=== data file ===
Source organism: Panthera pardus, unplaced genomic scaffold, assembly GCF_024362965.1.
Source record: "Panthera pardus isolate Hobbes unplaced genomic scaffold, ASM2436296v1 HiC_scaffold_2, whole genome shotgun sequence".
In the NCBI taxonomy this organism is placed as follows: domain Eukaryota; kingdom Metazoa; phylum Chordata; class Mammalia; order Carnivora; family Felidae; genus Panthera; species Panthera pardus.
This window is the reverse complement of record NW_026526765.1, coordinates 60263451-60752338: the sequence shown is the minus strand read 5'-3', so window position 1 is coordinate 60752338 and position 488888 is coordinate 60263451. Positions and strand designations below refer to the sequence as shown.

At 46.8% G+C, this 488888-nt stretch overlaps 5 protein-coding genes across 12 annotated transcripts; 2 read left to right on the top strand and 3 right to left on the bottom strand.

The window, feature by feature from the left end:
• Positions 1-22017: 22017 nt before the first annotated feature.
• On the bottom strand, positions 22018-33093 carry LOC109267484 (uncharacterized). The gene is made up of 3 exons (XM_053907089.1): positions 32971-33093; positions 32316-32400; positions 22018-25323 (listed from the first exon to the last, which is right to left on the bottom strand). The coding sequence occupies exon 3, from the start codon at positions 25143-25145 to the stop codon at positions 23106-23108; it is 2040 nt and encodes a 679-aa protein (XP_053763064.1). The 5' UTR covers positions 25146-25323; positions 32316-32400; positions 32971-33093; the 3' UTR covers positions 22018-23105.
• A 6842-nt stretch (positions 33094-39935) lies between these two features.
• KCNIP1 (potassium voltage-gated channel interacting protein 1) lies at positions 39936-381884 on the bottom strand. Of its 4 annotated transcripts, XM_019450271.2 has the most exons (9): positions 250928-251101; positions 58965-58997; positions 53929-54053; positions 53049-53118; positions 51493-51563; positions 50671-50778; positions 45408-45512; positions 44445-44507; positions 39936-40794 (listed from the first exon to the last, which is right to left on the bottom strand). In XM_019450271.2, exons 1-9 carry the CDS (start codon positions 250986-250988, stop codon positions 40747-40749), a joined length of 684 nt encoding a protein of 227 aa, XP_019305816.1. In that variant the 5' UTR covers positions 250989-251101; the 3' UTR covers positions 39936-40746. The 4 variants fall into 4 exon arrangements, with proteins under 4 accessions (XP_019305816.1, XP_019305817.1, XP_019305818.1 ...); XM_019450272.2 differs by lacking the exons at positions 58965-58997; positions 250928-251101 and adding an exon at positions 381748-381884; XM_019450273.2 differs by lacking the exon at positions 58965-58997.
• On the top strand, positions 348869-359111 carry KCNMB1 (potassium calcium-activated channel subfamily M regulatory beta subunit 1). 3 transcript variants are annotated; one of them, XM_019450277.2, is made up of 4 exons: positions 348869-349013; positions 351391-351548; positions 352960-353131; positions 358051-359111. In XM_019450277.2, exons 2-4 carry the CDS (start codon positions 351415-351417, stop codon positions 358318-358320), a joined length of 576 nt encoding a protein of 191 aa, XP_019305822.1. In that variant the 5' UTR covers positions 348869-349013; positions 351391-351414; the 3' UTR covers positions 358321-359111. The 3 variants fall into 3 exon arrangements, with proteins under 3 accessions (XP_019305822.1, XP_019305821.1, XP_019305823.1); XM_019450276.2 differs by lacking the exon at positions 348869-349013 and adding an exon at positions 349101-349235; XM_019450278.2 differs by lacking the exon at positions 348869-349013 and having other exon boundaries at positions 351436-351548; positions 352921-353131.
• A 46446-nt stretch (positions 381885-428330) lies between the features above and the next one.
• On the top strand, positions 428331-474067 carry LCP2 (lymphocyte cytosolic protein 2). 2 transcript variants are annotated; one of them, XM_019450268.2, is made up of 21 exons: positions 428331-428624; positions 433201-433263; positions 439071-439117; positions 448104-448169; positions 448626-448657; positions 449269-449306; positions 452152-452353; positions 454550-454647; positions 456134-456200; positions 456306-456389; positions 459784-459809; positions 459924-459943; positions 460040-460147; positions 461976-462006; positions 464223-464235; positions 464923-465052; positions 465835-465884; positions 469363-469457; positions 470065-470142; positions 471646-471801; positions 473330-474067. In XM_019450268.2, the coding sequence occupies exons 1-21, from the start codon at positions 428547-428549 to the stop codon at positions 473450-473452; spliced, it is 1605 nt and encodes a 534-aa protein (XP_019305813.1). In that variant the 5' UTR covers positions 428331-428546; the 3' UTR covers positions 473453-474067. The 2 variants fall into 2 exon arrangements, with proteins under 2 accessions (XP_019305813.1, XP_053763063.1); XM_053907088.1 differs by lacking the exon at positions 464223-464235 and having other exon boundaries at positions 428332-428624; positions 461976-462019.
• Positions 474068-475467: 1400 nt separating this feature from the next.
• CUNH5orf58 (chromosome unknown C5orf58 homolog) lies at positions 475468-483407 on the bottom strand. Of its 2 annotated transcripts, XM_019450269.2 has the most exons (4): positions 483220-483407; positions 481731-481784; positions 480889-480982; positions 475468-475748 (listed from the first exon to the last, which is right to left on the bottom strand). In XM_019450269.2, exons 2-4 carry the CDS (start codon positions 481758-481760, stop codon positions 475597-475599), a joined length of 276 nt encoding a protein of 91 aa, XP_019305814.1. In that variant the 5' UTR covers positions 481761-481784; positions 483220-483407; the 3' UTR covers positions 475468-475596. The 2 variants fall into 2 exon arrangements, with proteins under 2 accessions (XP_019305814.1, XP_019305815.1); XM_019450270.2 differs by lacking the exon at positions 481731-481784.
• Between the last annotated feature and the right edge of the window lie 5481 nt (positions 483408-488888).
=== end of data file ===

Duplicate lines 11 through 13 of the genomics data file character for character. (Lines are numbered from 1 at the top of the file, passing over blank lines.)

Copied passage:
• On the top strand, positions 348869-359111 carry KCNMB1 (potassium calcium-activated channel subfamily M regulatory beta subunit 1). 3 transcript variants are annotated; one of them, XM_019450277.2, is made up of 4 exons: positions 348869-349013; positions 351391-351548; positions 352960-353131; positions 358051-359111. In XM_019450277.2, exons 2-4 carry the CDS (start codon positions 351415-351417, stop codon positions 358318-358320), a joined length of 576 nt encoding a protein of 191 aa, XP_019305822.1. In that variant the 5' UTR covers positions 348869-349013; positions 351391-351414; the 3' UTR covers positions 358321-359111. The 3 variants fall into 3 exon arrangements, with proteins under 3 accessions (XP_019305822.1, XP_019305821.1, XP_019305823.1); XM_019450276.2 differs by lacking the exon at positions 348869-349013 and adding an exon at positions 349101-349235; XM_019450278.2 differs by lacking the exon at positions 348869-349013 and having other exon boundaries at positions 351436-351548; positions 352921-353131.
• A 46446-nt stretch (positions 381885-428330) lies between the features above and the next one.
• On the top strand, positions 428331-474067 carry LCP2 (lymphocyte cytosolic protein 2). 2 transcript variants are annotated; one of them, XM_019450268.2, is made up of 21 exons: positions 428331-428624; positions 433201-433263; positions 439071-439117; positions 448104-448169; positions 448626-448657; positions 449269-449306; positions 452152-452353; positions 454550-454647; positions 456134-456200; positions 456306-456389; positions 459784-459809; positions 459924-459943; positions 460040-460147; positions 461976-462006; positions 464223-464235; positions 464923-465052; positions 465835-465884; positions 469363-469457; positions 470065-470142; positions 471646-471801; positions 473330-474067. In XM_019450268.2, the coding sequence occupies exons 1-21, from the start codon at positions 428547-428549 to the stop codon at positions 473450-473452; spliced, it is 1605 nt and encodes a 534-aa protein (XP_019305813.1). In that variant the 5' UTR covers positions 428331-428546; the 3' UTR covers positions 473453-474067. The 2 variants fall into 2 exon arrangements, with proteins under 2 accessions (XP_019305813.1, XP_053763063.1); XM_053907088.1 differs by lacking the exon at positions 464223-464235 and having other exon boundaries at positions 428332-428624; positions 461976-462019.